- Valeriano Trubbiani
- 1988 - 1989
- 20th Century
- 102 cm high
- Si apre in una nuova finestra
Photo: Maurizio Bolognini. Museo Tattile Statale Omero Archive.
This work is a fine example of Valeriano Trubbiani’s art. Born in Macerata in 1937, he was one of the greatest Italian sculptors.
His imagination soon turned towards an inner “bestial world”, where animals, for the most part, take on genetic mutations dictated by human vices and virtues. In these hypothetical and grotesque spaces, Trubbiani builds impossible cities populated by a “bestiary” forced to “act out” unnatural roles as if in a theatre of the absurd where the paradoxical conditions are amplified references to everyday cynicism and irony through which he filters it.
The scene that appears before us in this sculpture is also steeped in that disturbing sense of expectation which is typical of his work. Nothing appears to be happening, but it is the choice of the characters he has collected and assembled that trigger deep feelings, thoughts and reflections.
The work depicts a bulky female hippopotamus, carrying her shiny gilt-bronze calf on her rump. The two seem to be advancing affectionately towards the bust of a little girl. Her hair is gathered in a braid that frames her delicate, well-proportioned, smiling face and her puffy cheeks show how young she is. Iconographically, she belongs to the late nineteenth century. However, the bust is supported by a pair of modern, typical children’s shoes that evoke a strong nostalgic appeal in the viewer, as they are familiar cherished objects even if distant in time.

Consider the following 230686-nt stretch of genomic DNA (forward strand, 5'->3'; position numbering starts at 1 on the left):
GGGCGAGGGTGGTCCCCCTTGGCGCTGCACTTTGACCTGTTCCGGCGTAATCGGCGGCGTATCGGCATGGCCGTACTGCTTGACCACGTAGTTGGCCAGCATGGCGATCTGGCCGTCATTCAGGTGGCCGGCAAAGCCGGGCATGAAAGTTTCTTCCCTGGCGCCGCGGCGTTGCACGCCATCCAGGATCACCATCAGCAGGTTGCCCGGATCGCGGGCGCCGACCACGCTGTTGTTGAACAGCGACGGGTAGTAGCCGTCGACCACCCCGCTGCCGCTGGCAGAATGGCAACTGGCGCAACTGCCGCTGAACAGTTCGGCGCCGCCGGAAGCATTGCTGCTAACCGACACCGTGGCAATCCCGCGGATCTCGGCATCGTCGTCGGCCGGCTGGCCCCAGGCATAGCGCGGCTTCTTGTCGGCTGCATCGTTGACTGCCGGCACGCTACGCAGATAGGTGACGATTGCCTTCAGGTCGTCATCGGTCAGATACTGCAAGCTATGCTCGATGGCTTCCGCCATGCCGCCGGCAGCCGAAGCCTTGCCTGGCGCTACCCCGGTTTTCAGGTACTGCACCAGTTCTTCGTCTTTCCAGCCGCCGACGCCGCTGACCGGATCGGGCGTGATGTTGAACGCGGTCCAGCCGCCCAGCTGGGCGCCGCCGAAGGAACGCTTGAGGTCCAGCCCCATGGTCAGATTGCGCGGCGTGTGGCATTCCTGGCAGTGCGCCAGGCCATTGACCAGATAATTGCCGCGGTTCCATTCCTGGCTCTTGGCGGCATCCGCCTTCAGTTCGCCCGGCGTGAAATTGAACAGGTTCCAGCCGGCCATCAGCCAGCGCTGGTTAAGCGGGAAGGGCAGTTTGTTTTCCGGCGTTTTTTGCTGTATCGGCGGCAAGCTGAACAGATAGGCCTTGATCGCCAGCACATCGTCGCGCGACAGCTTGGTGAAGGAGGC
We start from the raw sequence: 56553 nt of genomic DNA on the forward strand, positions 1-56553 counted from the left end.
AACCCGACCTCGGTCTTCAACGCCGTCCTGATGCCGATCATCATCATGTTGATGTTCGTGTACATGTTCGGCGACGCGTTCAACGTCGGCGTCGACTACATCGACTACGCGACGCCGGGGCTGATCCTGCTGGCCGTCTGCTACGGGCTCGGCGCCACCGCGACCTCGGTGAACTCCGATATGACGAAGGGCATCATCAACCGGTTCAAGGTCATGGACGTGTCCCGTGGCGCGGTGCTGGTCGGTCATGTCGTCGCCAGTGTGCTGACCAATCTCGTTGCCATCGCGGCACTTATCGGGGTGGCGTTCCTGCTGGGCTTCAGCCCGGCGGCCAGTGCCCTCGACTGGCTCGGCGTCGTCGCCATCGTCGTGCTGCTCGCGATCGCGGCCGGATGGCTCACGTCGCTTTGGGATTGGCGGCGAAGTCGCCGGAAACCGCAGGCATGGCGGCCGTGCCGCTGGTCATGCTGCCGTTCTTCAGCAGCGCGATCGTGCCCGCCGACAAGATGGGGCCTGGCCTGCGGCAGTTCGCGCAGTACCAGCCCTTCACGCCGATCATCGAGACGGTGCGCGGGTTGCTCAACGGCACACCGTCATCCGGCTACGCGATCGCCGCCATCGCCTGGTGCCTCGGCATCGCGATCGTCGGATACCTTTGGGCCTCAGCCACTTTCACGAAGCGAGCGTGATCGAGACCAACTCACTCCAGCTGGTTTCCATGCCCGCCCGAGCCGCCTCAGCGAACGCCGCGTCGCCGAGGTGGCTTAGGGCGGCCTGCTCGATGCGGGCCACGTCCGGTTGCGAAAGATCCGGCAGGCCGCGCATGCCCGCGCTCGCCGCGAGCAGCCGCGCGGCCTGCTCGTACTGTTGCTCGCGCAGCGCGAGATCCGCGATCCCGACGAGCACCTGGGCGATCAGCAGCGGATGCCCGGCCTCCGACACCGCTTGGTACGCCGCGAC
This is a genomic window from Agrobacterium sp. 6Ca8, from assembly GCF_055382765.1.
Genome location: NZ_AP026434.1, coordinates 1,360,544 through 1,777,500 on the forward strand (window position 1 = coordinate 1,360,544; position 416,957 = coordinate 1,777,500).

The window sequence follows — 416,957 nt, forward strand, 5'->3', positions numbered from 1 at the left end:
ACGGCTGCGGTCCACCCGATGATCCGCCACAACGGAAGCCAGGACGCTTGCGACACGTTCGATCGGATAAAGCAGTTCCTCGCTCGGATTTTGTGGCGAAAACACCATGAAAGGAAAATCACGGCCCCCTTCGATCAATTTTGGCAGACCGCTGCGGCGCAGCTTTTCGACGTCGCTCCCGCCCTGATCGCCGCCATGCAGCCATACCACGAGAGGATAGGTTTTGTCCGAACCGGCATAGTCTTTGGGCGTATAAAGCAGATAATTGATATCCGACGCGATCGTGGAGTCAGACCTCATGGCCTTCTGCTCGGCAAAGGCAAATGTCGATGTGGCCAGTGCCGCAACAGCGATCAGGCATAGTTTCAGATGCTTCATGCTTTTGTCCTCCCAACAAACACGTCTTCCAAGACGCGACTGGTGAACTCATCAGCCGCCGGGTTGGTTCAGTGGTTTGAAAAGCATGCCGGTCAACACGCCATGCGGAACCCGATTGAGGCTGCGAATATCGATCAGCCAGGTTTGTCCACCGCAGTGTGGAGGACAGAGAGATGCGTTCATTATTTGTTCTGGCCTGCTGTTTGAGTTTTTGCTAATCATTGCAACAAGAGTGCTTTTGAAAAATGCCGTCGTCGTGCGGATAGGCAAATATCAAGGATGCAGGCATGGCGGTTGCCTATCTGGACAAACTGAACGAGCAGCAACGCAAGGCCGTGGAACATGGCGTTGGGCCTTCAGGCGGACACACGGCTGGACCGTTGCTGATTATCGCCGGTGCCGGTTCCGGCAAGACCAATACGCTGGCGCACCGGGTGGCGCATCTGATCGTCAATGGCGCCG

The unlikely juxtaposition of a mother hippo and a child is softened by the sensation of motherhood that floats all around the composition, and which is the true bond between the human, animal and natural worlds. The bewildered feelings induced by the fact that the various creatures are not depicted to scale, do not stop us perceiving the tenderness and the involvement, but also the affectionate embarrassment, between the two protagonists. The choice of deliberately disproportionate and unsettling dimensions does not prevent the creation of an intimate, delicate, slightly embarrassed atmosphere enveloping the group of figures who are protected by the emblematic presence of the vegetal world placed behind them. In a similar way, a later (and the most famous) work from the Mater Amabilis series, in Piazza Pertini, Ancona, is set among trees.
Behind the figures is a large, perfectly frontal, leaf-shaped ceremonial fan whose meticulously-worked, woven surface is interspersed with protruding silvery hooks.
The statue is made of bronze and aluminium and has been treated with patinations that give the metals the appearance of onyx or banded agate.